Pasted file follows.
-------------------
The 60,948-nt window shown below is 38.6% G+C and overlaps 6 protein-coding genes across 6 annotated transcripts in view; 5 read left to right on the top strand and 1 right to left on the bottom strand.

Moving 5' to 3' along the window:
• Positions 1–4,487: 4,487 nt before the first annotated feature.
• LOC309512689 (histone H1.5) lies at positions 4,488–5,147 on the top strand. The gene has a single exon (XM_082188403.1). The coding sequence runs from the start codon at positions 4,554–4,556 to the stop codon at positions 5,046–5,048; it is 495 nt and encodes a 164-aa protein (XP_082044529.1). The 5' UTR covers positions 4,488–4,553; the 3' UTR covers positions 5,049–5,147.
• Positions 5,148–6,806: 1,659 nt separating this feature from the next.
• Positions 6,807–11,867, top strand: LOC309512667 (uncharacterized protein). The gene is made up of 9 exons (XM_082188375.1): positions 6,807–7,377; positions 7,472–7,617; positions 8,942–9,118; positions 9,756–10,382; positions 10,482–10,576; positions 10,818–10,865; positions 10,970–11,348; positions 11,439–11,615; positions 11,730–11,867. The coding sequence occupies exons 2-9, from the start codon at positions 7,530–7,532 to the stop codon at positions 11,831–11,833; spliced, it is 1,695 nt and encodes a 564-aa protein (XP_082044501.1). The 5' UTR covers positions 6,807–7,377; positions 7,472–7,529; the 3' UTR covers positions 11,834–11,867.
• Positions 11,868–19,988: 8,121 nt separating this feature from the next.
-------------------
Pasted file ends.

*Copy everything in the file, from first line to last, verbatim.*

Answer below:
The 60,948-nt window shown below is 38.6% G+C and overlaps 6 protein-coding genes across 6 annotated transcripts in view; 5 read left to right on the top strand and 1 right to left on the bottom strand.

Moving 5' to 3' along the window:
• Positions 1–4,487: 4,487 nt before the first annotated feature.
• LOC309512689 (histone H1.5) lies at positions 4,488–5,147 on the top strand. The gene has a single exon (XM_082188403.1). The coding sequence runs from the start codon at positions 4,554–4,556 to the stop codon at positions 5,046–5,048; it is 495 nt and encodes a 164-aa protein (XP_082044529.1). The 5' UTR covers positions 4,488–4,553; the 3' UTR covers positions 5,049–5,147.
• Positions 5,148–6,806: 1,659 nt separating this feature from the next.
• Positions 6,807–11,867, top strand: LOC309512667 (uncharacterized protein). The gene is made up of 9 exons (XM_082188375.1): positions 6,807–7,377; positions 7,472–7,617; positions 8,942–9,118; positions 9,756–10,382; positions 10,482–10,576; positions 10,818–10,865; positions 10,970–11,348; positions 11,439–11,615; positions 11,730–11,867. The coding sequence occupies exons 2-9, from the start codon at positions 7,530–7,532 to the stop codon at positions 11,831–11,833; spliced, it is 1,695 nt and encodes a 564-aa protein (XP_082044501.1). The 5' UTR covers positions 6,807–7,377; positions 7,472–7,529; the 3' UTR covers positions 11,834–11,867.
• Positions 11,868–19,988: 8,121 nt separating this feature from the next.